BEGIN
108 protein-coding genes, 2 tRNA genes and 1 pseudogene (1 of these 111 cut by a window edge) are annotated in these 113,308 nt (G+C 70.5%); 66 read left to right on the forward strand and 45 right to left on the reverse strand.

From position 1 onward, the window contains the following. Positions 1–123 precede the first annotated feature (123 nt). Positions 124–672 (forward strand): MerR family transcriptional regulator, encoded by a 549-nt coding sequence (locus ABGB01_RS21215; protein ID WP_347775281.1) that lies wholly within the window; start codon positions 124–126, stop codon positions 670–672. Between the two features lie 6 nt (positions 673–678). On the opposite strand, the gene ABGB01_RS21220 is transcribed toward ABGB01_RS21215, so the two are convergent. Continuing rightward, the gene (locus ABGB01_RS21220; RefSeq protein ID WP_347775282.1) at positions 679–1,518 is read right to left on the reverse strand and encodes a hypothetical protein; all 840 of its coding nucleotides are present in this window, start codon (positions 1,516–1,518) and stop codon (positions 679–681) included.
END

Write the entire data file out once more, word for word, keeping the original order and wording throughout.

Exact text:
108 protein-coding genes, 2 tRNA genes and 1 pseudogene (1 of these 111 cut by a window edge) are annotated in these 113,308 nt (G+C 70.5%); 66 read left to right on the forward strand and 45 right to left on the reverse strand.

From position 1 onward, the window contains the following. Positions 1–123 precede the first annotated feature (123 nt). Positions 124–672 (forward strand): MerR family transcriptional regulator, encoded by a 549-nt coding sequence (locus ABGB01_RS21215; protein ID WP_347775281.1) that lies wholly within the window; start codon positions 124–126, stop codon positions 670–672. Between the two features lie 6 nt (positions 673–678). On the opposite strand, the gene ABGB01_RS21220 is transcribed toward ABGB01_RS21215, so the two are convergent. Continuing rightward, the gene (locus ABGB01_RS21220; RefSeq protein ID WP_347775282.1) at positions 679–1,518 is read right to left on the reverse strand and encodes a hypothetical protein; all 840 of its coding nucleotides are present in this window, start codon (positions 1,516–1,518) and stop codon (positions 679–681) included.